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Old Friday 19th May 2017, 20:16   #12
Mike F
Registered User

Join Date: May 2017
Location: Finland
Posts: 177
Hello everyone, I'm new here so please be forgiving!

I've actually been lurking here for 8 months or so, so I feel I've got to know some of you already.
Before I answer dwever I feel a little background is in order. First, I'm not a birder (yet!) but I very much appreciate and enjoy looking at nature, good scenery etc through binoculars. My, Dad had a pair which I would pick up from time to time, but I actually purchased my first binoculars 20 years ago; a pair of Leica Trinovid BCA 10x25's. I bought them as I wanted a very compact binocular for using mainly at concert venues. At the time (and until very recently) I knew nothing about FOV or exit pupil etc and they were my only binocular until a few years ago when I bought some Nikon ‘Ocean Pro’ 7x50 marine bins for my boat. In all of that time, and even after I’d bought the 7x50’s, I thought nothing of any difficultly with eye placement due to the small exit pupil, or with hand holding a small 10x bin or the narrow FOV. Yes, I noticed that the 7x50 was noticeably better in low light, but even in my relative ignorance I expected that to be the case given that the objective lens was twice as big(!) but I didn’t experience that they were easier to use in any way (eye placement etc), nor did I even notice the different FOV (which of course is bigger, but I only notice that it’s different when I think about it, and I certainly didn’t experience it as ‘better’). What I DID experience was the fact that the image from the Leica 10x25’s was just better in every way than the image from the Nikon 7x50’s. Noticeably sharper with better colours and contrast etc.

Now to the point! I had always promised myself a ‘full size’ pair of Leica’s one day when funds permitted. I had hoped that the Nikons would satisfy my desire for full size bins, but, as explained above, that wasn’t to be the case, and in fact that experience only convinced me that some more Leica’s were what I really wanted. Happily for me my ability to purchase such a bin coincided with the release of the Noctivid, so after some deliberation and much reading on this forum I bought some 10X42’s.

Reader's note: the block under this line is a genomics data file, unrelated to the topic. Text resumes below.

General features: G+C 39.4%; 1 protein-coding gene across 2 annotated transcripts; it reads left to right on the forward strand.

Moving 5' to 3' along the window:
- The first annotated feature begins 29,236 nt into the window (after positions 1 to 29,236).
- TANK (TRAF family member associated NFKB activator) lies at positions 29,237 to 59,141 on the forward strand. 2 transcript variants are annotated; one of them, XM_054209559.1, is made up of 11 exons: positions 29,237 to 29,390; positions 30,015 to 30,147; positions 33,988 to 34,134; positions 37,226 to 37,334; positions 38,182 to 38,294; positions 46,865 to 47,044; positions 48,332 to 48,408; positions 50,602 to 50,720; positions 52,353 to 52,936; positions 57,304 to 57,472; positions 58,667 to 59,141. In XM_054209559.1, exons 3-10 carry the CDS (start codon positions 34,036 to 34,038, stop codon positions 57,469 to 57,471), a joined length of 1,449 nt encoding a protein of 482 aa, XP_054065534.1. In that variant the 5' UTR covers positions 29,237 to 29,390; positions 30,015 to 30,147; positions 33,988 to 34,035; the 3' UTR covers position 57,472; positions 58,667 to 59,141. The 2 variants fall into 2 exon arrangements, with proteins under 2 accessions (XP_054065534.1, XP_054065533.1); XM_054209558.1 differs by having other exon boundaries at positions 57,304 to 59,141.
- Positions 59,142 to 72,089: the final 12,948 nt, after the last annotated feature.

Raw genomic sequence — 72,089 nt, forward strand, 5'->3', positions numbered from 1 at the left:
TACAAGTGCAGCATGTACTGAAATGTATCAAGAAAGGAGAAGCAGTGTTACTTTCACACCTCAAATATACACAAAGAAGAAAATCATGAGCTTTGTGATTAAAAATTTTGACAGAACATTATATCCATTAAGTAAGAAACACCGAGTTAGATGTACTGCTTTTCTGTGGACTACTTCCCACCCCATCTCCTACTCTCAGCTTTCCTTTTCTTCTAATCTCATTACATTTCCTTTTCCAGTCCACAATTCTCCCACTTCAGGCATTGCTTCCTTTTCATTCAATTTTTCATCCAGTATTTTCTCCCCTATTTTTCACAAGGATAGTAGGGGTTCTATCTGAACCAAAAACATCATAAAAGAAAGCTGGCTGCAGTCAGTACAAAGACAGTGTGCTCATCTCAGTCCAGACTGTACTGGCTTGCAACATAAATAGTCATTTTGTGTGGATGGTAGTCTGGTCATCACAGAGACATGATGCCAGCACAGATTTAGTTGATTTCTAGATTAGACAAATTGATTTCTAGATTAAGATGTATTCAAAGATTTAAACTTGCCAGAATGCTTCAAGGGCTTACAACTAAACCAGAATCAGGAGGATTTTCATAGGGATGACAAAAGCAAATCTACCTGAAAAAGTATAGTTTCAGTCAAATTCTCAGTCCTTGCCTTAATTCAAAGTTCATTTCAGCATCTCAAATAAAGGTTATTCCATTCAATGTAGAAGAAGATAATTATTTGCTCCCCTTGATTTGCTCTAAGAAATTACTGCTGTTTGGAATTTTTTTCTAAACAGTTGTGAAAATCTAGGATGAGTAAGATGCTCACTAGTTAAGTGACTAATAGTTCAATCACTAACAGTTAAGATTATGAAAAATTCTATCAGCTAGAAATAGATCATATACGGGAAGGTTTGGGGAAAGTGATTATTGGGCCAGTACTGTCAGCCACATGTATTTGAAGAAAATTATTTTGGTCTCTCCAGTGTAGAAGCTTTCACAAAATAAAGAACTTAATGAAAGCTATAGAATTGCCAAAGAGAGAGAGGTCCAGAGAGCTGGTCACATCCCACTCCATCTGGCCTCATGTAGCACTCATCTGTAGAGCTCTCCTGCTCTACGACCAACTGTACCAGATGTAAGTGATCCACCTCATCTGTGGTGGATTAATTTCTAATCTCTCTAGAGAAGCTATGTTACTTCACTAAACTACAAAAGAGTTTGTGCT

For me the decision to get the 10x42’s was relatively easy. It seems (for reasons I totally understand) the consensus on here is that 8x42 bins are considered as the better alternative, and perhaps have the best overall qualities for a 'one size fits all’ bin. However, having been used to the 10x25’s for the last 20 years I was concerned that I would miss the pulling power of those, and I could imagine putting down the 8x42 NTV’s and reaching for them to get the detail that I was used to, which frankly would be silly! But the main reason I went for the 10x42’s is that I use them mainly for looking from a fixed position over long distances, very often over water, at distant shore lines, boats, and (dare I say) the occasional eagle!

I have to say that I’m absolutely thrilled with them. I know that they aren’t the only bin in their class on the market, and I’m sure that there will always be those who prefer Swaro’s or Ziess, but having been used to Leica’s, and living in a fairly remote part of Finland where it’s impossible to go and try different models, the Noctivids seemed to be an obvious choice. I know that makes my opinion rather less than well informed(!), but I thought I’d give it anyway! The only meaning full comparison I can make is that the Noctivids are not noticeably darker in very low light than the 7x50 Nikons. That, I’m sure, is a function of better optics and coatings and possibly the better twilight factor. It’s certainly easier to see detail with them in very low light.

My only problem now, having been bitten by the ‘buy another pair of bins bug’ is to try to persuade myself that I don’t want to buy the new Trinovid 8x32’s to complete the collection!

Sorry for the long rambling post! I’ll try to make any future contributions more concise!

Mike F is online now  
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